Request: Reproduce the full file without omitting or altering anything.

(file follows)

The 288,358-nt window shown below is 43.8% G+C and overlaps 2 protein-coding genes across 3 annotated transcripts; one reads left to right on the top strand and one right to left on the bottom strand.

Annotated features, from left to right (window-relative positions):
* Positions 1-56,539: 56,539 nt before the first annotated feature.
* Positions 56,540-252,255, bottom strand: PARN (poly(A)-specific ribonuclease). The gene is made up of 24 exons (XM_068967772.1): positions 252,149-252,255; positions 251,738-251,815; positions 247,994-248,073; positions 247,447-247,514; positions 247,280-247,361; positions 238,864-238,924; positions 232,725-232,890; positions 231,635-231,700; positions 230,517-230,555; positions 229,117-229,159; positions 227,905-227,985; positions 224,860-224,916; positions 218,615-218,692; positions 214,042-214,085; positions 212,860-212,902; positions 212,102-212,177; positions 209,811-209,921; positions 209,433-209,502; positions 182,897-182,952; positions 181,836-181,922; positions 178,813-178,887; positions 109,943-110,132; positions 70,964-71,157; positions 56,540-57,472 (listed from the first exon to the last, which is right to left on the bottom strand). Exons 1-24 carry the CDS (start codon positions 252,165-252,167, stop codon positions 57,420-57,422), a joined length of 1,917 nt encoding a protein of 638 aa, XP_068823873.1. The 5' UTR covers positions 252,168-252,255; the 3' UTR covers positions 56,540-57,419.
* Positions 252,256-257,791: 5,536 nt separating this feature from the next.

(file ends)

The 288,358-nt window shown below is 43.8% G+C and overlaps 2 protein-coding genes across 3 annotated transcripts; one reads left to right on the top strand and one right to left on the bottom strand.

Annotated features, from left to right (window-relative positions):
* Positions 1-56,539: 56,539 nt before the first annotated feature.
* Positions 56,540-252,255, bottom strand: PARN (poly(A)-specific ribonuclease). The gene is made up of 24 exons (XM_068967772.1): positions 252,149-252,255; positions 251,738-251,815; positions 247,994-248,073; positions 247,447-247,514; positions 247,280-247,361; positions 238,864-238,924; positions 232,725-232,890; positions 231,635-231,700; positions 230,517-230,555; positions 229,117-229,159; positions 227,905-227,985; positions 224,860-224,916; positions 218,615-218,692; positions 214,042-214,085; positions 212,860-212,902; positions 212,102-212,177; positions 209,811-209,921; positions 209,433-209,502; positions 182,897-182,952; positions 181,836-181,922; positions 178,813-178,887; positions 109,943-110,132; positions 70,964-71,157; positions 56,540-57,472 (listed from the first exon to the last, which is right to left on the bottom strand). Exons 1-24 carry the CDS (start codon positions 252,165-252,167, stop codon positions 57,420-57,422), a joined length of 1,917 nt encoding a protein of 638 aa, XP_068823873.1. The 5' UTR covers positions 252,168-252,255; the 3' UTR covers positions 56,540-57,419.
* Positions 252,256-257,791: 5,536 nt separating this feature from the next.